[SHRM members-only toolkit: Developing Employees]
"There will be nowhere near enough jobs," Hess said, citing a 2015 Bank of England forecast that the United States could lose 80 million jobs by about 2030 because of advances in technology. Hess, co-author of Humility Is the New Smart: Rethinking Human Excellence in the Smart Machine Age (Berrett-Koehler, 2017), also cited Oxford University research predicting that technology will likely take over 47 percent of all U.S. jobs in the next 10 to 15 years.
In a press release for their book, Hess and co-author Katherine Ludwig said that 7 million U.S. manufacturing jobs were lost in the past 35 years, mostly because of automation. That's only a warm-up for upcoming tech-related job losses, they said.
The Industrial Revolution, which occurred from the 18th to 19th centuries, destroyed jobs in England. It took 60 to 80 years "before the human misery was alleviated" and enough new positions were created, Hess said. "The new jobs don't come all at once."
And many of the new jobs that will replace those lost to AI will require technological and scientific skills that displaced workers won't have, he said.
But there are other ways to look at it, speakers at the SHRM India Tech '17 conference and exposition said last month in Hyderabad, India.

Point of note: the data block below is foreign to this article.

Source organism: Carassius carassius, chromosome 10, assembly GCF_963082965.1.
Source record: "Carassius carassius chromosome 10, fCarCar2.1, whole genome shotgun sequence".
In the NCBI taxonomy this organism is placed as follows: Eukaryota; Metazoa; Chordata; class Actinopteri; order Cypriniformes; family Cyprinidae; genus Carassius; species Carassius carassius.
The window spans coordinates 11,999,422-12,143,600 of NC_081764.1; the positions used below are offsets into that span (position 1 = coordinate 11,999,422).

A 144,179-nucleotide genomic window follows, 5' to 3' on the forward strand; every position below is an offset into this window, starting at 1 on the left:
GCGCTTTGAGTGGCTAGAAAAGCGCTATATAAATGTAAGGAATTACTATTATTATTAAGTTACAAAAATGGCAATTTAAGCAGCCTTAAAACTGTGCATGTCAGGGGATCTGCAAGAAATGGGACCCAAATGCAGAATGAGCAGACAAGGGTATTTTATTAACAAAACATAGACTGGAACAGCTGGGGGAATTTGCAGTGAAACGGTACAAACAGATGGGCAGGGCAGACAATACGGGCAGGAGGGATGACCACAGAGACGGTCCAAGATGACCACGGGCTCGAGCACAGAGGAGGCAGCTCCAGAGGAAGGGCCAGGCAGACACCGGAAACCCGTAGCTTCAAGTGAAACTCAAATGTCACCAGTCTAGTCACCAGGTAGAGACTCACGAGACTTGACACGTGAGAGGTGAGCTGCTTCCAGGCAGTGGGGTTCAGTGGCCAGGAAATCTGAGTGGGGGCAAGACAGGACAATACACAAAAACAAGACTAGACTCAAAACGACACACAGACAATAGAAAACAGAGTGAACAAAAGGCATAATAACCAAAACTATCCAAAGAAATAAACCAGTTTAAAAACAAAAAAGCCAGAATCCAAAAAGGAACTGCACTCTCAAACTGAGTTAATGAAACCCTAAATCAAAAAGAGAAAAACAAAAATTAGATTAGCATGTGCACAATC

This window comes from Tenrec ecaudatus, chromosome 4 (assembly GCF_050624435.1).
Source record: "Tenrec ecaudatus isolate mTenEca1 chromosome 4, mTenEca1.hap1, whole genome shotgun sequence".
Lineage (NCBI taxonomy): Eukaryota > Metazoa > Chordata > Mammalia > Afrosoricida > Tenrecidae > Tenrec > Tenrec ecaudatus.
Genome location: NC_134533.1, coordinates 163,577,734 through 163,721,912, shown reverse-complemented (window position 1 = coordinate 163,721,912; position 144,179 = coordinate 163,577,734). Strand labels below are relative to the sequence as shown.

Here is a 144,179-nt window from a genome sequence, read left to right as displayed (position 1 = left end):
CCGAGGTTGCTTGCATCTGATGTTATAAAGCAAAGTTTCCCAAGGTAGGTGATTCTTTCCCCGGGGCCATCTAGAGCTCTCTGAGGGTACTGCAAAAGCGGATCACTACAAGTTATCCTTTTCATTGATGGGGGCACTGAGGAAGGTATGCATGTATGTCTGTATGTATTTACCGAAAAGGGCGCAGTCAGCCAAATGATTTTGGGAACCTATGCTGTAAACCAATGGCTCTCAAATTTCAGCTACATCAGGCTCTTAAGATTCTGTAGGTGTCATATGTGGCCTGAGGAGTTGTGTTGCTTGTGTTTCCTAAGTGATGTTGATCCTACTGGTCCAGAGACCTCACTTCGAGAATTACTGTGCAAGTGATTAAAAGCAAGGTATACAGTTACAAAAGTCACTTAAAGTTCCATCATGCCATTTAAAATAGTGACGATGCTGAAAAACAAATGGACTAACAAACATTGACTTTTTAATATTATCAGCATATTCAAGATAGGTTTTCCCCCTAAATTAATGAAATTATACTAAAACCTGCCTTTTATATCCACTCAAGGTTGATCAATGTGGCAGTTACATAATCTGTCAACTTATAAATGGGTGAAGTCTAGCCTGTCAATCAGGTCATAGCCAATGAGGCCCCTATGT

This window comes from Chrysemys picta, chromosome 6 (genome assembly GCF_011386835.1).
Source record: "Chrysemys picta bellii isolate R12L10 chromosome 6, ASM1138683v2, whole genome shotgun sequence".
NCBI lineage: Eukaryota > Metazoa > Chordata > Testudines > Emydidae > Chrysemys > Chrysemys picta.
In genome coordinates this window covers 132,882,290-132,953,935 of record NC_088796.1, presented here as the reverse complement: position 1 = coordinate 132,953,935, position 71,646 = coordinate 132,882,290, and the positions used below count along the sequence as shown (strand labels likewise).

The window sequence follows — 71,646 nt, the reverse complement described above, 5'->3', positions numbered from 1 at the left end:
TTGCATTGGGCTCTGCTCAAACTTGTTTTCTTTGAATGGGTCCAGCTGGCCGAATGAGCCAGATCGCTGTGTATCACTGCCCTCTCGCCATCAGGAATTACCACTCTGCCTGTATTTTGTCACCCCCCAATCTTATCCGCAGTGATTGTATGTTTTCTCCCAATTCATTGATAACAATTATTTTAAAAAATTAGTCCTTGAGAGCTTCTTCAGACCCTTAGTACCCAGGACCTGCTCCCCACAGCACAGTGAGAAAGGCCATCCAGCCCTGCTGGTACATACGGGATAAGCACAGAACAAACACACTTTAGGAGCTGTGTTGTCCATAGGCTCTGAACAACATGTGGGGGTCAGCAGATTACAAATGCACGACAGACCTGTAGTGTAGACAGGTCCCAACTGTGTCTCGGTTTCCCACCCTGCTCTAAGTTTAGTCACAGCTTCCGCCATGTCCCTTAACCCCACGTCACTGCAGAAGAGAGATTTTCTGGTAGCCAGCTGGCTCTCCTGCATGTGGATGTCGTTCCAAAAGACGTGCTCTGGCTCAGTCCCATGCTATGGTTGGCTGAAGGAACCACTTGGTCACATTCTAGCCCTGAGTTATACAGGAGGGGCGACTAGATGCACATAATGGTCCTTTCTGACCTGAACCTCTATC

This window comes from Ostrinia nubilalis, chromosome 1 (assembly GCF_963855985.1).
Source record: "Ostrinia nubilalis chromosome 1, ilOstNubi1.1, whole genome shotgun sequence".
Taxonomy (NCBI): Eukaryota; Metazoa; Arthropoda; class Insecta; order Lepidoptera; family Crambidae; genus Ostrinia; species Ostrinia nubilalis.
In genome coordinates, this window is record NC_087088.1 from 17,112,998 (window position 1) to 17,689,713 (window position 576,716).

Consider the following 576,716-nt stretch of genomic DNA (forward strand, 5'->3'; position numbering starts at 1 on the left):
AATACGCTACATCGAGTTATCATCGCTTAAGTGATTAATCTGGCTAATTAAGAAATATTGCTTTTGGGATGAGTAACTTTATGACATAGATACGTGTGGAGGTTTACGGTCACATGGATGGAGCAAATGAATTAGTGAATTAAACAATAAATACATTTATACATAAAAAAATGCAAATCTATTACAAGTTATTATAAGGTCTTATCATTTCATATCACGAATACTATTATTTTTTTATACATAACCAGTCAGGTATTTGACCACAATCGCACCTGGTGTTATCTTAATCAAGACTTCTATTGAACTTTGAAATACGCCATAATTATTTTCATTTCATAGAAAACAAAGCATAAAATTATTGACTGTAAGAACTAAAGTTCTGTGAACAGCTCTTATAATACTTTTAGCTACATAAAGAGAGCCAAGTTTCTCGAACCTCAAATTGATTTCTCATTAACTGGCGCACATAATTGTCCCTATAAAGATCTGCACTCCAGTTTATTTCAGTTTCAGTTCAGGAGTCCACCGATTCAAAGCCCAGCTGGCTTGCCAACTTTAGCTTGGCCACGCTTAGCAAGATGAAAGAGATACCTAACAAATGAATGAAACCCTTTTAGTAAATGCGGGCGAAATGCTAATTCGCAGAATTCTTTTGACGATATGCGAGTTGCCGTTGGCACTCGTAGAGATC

"There was a time when everybody thought that the job of a [bank] teller would probably go away because you would have ATMs and people wouldn't want to come to branches," said Gaurav Ahluwalia, managing director of human resources for the investment bank JP Morgan Chase in Mumbai.
"That really hasn't happened. That job is still there. It has been redefined … where that person is doing more than dispensing money," he said.
But the changes brought about by AI will challenge the social, political, educational and economic systems, Hess said.
Hess predicts that jobs that don't require emotional intelligence, critical thinking, creativity and problem-solving skills, or the kind of manual dexterity that plumbers and electricians need, will disappear. While farming and manufacturing jobs disappeared in the past, the tech revolution will mean the loss of white-collar jobs, including those for lawyers, physicians, CPAs, consultants and investment bankers, as well as for retail, trucking, fast-food and construction workers, he said.
"We're talking about a major global transformation," Hess said. "It's scary, and we are not prepared for it. We as a country are not prepared for it."
The number of people with full-time jobs will be a small proportion of the U.S. adult population, and American culture isn't equipped to handle an economy based on those job prospects, Hess predicted.
While Europe, India and other countries have big social safety nets, "we have one of the most individualistic, survival-of-the-fittest cultures in the world," Hess said. "We are going to need a big [shift in attitude toward a] 'we' culture … [a sense of] we're all in this together." The United States needs a community-minded, national conversation about how to prepare for such change, he said.
"The countries that solve it the best are going to have the most power in the world," Hess said.
Dinah Wisenberg Brin is a freelance reporter and writer in Philadelphia, Pennsylvania, covering workplace issues, health care, small business, entrepreneurship, personal finance and logistics.